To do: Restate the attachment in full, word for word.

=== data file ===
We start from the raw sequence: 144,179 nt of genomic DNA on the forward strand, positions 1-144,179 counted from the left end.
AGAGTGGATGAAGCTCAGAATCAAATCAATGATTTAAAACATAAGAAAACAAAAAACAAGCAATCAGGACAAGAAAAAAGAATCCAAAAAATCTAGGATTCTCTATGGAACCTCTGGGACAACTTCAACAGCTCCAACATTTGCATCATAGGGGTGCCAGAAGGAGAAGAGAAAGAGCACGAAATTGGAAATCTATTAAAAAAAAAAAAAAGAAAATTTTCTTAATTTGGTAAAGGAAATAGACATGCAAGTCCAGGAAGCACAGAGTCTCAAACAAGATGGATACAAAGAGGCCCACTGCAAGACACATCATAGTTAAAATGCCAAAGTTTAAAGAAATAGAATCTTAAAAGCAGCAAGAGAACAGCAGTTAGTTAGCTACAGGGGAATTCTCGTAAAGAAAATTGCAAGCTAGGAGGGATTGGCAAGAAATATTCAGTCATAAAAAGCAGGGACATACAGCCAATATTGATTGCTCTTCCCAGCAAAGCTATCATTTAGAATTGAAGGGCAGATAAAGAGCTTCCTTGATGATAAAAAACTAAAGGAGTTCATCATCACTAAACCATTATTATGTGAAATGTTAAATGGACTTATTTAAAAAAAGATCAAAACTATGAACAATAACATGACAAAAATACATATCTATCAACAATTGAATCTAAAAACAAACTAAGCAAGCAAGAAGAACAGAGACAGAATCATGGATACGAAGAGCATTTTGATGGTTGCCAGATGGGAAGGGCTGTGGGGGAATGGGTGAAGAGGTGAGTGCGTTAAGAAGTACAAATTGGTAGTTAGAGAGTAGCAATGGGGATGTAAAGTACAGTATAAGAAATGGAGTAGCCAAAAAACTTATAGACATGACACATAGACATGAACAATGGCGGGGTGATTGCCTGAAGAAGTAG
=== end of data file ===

We start from the raw sequence: 144,179 nt of genomic DNA on the forward strand, positions 1-144,179 counted from the left end.
AGAGTGGATGAAGCTCAGAATCAAATCAATGATTTAAAACATAAGAAAACAAAAAACAAGCAATCAGGACAAGAAAAAAGAATCCAAAAAATCTAGGATTCTCTATGGAACCTCTGGGACAACTTCAACAGCTCCAACATTTGCATCATAGGGGTGCCAGAAGGAGAAGAGAAAGAGCACGAAATTGGAAATCTATTAAAAAAAAAAAAAAGAAAATTTTCTTAATTTGGTAAAGGAAATAGACATGCAAGTCCAGGAAGCACAGAGTCTCAAACAAGATGGATACAAAGAGGCCCACTGCAAGACACATCATAGTTAAAATGCCAAAGTTTAAAGAAATAGAATCTTAAAAGCAGCAAGAGAACAGCAGTTAGTTAGCTACAGGGGAATTCTCGTAAAGAAAATTGCAAGCTAGGAGGGATTGGCAAGAAATATTCAGTCATAAAAAGCAGGGACATACAGCCAATATTGATTGCTCTTCCCAGCAAAGCTATCATTTAGAATTGAAGGGCAGATAAAGAGCTTCCTTGATGATAAAAAACTAAAGGAGTTCATCATCACTAAACCATTATTATGTGAAATGTTAAATGGACTTATTTAAAAAAAGATCAAAACTATGAACAATAACATGACAAAAATACATATCTATCAACAATTGAATCTAAAAACAAACTAAGCAAGCAAGAAGAACAGAGACAGAATCATGGATACGAAGAGCATTTTGATGGTTGCCAGATGGGAAGGGCTGTGGGGGAATGGGTGAAGAGGTGAGTGCGTTAAGAAGTACAAATTGGTAGTTAGAGAGTAGCAATGGGGATGTAAAGTACAGTATAAGAAATGGAGTAGCCAAAAAACTTATAGACATGACACATAGACATGAACAATGGCGGGGTGATTGCCTGAAGAAGTAG